The Jam Kath combined carpet, Boro textile and KUON exhibit showcases museum worthy 17th century representations of traditional Japanese BORO textiles. Boro is a type of Japanese textiles that has been mended and patched together. The term is derived from the Japanese ‘boroboro’, which means something tattered or repaired.
A sharp contrast to todays disposable consumption, BORO textiles were owned and repaired for an entire lifetime. Used to make work clothes, nightclothes, blankets and household items, the care and time spent on repair was a reflection of the high value placed on textiles in 17th century Japan. With the cost of textiles prohibitively high, many people could not afford lengths of fabric, so instead obtained remnants and scraps left over from the large commercial cotton mills in cities like Kyoto and Osaka. Once a visual representation of poverty, these inspirational textiles are now highly coveted and collectable.
Inspired by this incredible rich textile tradition, KUON produce a range of men’s contemporary clothing produced from these intricate, ancient textiles. The name KUON, which means “eternity and performance”, reflects the brands use of vintage textiles and techniques to produce unique contemporary men’s fashion. The brand, honors the past, but is not bound by tradition, challenging the existing values of the fashion industry through their innovative use of vintage materials.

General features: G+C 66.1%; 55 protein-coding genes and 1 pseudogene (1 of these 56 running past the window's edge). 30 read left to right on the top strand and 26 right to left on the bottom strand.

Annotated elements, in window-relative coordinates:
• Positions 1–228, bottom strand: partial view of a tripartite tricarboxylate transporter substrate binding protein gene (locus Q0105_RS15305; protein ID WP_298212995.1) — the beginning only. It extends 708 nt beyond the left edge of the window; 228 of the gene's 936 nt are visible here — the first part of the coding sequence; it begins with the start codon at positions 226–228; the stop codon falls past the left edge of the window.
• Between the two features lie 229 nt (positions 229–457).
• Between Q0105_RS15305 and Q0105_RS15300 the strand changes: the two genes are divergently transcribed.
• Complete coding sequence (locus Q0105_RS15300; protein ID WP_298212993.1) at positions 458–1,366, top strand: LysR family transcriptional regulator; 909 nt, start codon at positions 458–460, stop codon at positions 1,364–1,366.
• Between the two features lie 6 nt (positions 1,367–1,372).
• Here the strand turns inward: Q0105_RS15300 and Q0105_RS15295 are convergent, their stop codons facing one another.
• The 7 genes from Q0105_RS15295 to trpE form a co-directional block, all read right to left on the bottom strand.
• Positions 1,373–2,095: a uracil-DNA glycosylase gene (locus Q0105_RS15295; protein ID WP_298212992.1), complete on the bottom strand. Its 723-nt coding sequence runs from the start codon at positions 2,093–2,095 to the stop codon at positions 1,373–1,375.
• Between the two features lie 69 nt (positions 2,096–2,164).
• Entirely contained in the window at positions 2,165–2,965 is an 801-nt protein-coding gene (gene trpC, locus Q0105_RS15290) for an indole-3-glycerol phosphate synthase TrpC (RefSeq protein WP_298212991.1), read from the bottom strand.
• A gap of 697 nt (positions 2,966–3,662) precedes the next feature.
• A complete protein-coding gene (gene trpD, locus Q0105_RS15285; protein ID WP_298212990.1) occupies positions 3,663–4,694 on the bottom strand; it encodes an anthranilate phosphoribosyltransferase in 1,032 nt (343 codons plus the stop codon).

Jan-Kath luxury carpets first created the award wining collection – the Art of Carpet, inspired by Boro textiles, with a single carpet design over fifteen years ago. As masters of innovation, the Jan Kath Boro collection continues to grow into one carpet at a time into a beautiful, rich and unique collection. Designs are richly patterned, as well as uniquely shaped, with edges that mimic the tattered and torn edges of Boro.
Han Kath: http://jan-kath.de